Mistastin Lake in Labrador, Canada Today’s Image of the Day from NASA Earth Observatory features Mistastin Lake in Labrador, Canada.
The Mistastin crater was created 36 million years ago when an asteroid smashed into Earth.
According to NASA, geologists estimate the original crater had a diameter of about 17 miles, which is about twice the size of the current lake. Mistastin crater is a meteorite crater in Labrador, Canada which contains the roughly circular Mistastin Lake. The lake is approximately 16 km in diameter, while the estimated diameter of the original crater is 28 km. The age of the crater is calculated to be 36.6 ± 2 million years.
Scientists report that based on the presence of cubic zirconia, the asteroid impact must have heated rocks at the site to at least 4,300 degrees Fahrenheit, which would be the hottest-known temperature recorded by a surface rock on Earth.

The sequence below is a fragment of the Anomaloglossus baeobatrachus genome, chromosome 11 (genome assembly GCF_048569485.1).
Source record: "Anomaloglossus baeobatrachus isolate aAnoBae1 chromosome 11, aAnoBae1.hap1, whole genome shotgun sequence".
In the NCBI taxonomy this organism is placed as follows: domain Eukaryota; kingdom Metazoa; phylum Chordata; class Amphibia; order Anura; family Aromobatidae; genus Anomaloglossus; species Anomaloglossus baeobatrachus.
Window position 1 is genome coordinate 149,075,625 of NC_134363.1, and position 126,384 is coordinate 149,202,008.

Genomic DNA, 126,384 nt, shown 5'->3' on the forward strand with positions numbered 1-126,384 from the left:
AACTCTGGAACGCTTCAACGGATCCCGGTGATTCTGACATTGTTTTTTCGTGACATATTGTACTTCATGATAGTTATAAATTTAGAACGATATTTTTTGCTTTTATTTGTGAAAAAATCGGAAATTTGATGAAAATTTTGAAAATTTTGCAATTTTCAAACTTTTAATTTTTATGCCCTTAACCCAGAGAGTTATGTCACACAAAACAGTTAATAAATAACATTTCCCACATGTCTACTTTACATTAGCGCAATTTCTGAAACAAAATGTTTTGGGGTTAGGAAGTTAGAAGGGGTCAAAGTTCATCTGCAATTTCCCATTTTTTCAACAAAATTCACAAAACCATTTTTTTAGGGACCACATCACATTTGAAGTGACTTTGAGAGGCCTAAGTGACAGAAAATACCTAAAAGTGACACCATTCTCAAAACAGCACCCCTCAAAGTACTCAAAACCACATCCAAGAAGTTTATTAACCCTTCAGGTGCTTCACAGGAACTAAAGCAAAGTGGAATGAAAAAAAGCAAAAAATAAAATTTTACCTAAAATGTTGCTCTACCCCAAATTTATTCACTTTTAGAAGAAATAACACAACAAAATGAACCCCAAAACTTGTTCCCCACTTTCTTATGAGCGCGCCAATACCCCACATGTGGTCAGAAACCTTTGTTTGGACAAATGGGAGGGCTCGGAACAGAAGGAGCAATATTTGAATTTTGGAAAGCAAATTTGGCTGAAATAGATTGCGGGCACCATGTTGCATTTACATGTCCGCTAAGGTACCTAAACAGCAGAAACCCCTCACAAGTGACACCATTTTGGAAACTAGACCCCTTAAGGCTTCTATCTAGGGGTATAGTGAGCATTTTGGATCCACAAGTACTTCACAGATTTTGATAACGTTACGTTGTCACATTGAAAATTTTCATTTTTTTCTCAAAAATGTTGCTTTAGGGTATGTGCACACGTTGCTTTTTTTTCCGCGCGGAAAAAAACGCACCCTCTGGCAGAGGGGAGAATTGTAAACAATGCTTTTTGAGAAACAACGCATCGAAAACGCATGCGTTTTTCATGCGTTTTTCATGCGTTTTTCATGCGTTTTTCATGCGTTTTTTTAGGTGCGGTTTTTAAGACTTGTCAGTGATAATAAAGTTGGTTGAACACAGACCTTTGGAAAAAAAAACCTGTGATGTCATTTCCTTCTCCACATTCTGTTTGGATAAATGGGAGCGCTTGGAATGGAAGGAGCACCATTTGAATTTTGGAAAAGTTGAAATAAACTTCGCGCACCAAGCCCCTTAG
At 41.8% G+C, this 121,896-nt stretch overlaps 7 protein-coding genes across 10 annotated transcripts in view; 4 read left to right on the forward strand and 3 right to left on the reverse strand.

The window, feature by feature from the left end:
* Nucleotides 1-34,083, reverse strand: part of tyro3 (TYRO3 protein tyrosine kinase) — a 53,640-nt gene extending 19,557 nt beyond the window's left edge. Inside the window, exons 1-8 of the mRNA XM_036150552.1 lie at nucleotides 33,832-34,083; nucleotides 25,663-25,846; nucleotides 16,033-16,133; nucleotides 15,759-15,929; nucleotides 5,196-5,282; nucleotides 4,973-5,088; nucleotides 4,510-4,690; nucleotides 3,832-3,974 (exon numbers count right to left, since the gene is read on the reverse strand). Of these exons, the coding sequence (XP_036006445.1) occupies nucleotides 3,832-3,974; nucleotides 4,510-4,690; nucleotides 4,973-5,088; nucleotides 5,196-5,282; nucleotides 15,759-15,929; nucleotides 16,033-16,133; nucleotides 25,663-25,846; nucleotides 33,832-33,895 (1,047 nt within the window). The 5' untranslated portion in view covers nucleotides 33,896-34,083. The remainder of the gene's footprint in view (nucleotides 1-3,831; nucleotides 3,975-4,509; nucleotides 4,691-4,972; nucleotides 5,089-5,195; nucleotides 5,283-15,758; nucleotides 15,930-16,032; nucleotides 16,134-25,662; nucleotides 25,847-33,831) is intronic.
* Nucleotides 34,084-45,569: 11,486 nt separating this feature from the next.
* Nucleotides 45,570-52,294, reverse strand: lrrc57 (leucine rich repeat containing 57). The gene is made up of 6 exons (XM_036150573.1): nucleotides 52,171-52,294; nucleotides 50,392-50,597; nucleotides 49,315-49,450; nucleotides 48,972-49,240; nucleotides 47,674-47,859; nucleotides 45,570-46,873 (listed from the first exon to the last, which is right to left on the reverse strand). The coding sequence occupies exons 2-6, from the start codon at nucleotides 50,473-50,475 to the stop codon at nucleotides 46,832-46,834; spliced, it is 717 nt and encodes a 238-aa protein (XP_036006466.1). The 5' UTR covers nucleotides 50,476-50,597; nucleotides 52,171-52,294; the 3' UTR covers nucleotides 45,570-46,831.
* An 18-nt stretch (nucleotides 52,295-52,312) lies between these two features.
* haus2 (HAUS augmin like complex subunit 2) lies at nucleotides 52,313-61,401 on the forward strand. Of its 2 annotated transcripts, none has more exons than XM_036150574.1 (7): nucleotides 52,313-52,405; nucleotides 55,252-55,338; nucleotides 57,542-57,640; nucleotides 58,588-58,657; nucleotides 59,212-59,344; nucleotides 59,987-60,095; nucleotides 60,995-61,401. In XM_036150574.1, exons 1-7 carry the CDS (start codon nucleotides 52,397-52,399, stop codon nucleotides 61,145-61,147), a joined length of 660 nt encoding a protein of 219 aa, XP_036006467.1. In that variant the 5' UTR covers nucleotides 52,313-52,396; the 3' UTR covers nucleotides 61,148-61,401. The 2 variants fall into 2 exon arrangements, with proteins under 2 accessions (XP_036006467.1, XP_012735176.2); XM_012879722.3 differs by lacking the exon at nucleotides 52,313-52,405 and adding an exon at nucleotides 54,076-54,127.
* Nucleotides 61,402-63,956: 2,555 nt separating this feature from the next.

The photograph of Mistastin Lake was cap
Mistastin crater was created 36 million years ago by a violent asteroid impact. The presence of cubic zirconia around the crater rim suggests that the impact generated temperatures in excess of 2,370 °C (4,300 °F) (halfway that of the surface of the Sun), the highest crustal temperatures known on Earth and produced global changes that lasted for decades after the impact.
Mishta-minishtikᐡ, the lake’s arcuate central island, is interpreted to be the central uplift of the complex crater structure. The target rocks were part of a batholith composed of adamellite, mangerite and lenses of anorthosite. There are abundant shock metamorphic features exhibited in the rocks of the island. Planar deformation features, diaplectic glass, melt rocks, and shatter cones have been identified.
tured in the fall of 2017 by the Operational Land Imager (OLI) on Landsat 8.
Image Credit: NASA Earth Observatory